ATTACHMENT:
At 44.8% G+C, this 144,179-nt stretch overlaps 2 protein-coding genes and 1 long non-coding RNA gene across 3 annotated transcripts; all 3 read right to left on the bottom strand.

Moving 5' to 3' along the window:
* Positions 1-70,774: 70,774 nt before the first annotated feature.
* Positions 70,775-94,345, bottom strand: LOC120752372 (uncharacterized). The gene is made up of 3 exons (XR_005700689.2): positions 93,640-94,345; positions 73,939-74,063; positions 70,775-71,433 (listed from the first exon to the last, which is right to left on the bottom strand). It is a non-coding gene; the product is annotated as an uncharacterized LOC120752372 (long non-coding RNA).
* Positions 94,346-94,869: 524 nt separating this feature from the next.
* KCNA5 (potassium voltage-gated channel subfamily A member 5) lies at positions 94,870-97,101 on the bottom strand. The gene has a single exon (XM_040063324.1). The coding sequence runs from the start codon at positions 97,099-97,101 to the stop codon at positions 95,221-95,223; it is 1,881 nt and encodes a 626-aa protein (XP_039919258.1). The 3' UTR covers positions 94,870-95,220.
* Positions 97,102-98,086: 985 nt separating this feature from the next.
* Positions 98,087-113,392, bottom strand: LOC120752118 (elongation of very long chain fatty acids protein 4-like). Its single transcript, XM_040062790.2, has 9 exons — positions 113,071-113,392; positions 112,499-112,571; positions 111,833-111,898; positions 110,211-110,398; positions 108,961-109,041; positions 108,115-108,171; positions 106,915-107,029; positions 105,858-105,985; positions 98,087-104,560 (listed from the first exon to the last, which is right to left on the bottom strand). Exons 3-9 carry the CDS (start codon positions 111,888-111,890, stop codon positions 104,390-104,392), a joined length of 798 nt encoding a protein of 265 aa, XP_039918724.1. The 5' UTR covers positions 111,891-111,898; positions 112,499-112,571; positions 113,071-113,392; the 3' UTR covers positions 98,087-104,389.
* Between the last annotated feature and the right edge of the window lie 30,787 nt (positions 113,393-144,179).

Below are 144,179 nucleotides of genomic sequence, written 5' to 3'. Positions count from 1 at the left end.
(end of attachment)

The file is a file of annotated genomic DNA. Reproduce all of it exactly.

At 44.8% G+C, this 144,179-nt stretch overlaps 2 protein-coding genes and 1 long non-coding RNA gene across 3 annotated transcripts; all 3 read right to left on the bottom strand.

Moving 5' to 3' along the window:
* Positions 1-70,774: 70,774 nt before the first annotated feature.
* Positions 70,775-94,345, bottom strand: LOC120752372 (uncharacterized). The gene is made up of 3 exons (XR_005700689.2): positions 93,640-94,345; positions 73,939-74,063; positions 70,775-71,433 (listed from the first exon to the last, which is right to left on the bottom strand). It is a non-coding gene; the product is annotated as an uncharacterized LOC120752372 (long non-coding RNA).
* Positions 94,346-94,869: 524 nt separating this feature from the next.
* KCNA5 (potassium voltage-gated channel subfamily A member 5) lies at positions 94,870-97,101 on the bottom strand. The gene has a single exon (XM_040063324.1). The coding sequence runs from the start codon at positions 97,099-97,101 to the stop codon at positions 95,221-95,223; it is 1,881 nt and encodes a 626-aa protein (XP_039919258.1). The 3' UTR covers positions 94,870-95,220.
* Positions 97,102-98,086: 985 nt separating this feature from the next.
* Positions 98,087-113,392, bottom strand: LOC120752118 (elongation of very long chain fatty acids protein 4-like). Its single transcript, XM_040062790.2, has 9 exons — positions 113,071-113,392; positions 112,499-112,571; positions 111,833-111,898; positions 110,211-110,398; positions 108,961-109,041; positions 108,115-108,171; positions 106,915-107,029; positions 105,858-105,985; positions 98,087-104,560 (listed from the first exon to the last, which is right to left on the bottom strand). Exons 3-9 carry the CDS (start codon positions 111,888-111,890, stop codon positions 104,390-104,392), a joined length of 798 nt encoding a protein of 265 aa, XP_039918724.1. The 5' UTR covers positions 111,891-111,898; positions 112,499-112,571; positions 113,071-113,392; the 3' UTR covers positions 98,087-104,389.
* Between the last annotated feature and the right edge of the window lie 30,787 nt (positions 113,393-144,179).

Below are 144,179 nucleotides of genomic sequence, written 5' to 3'. Positions count from 1 at the left end.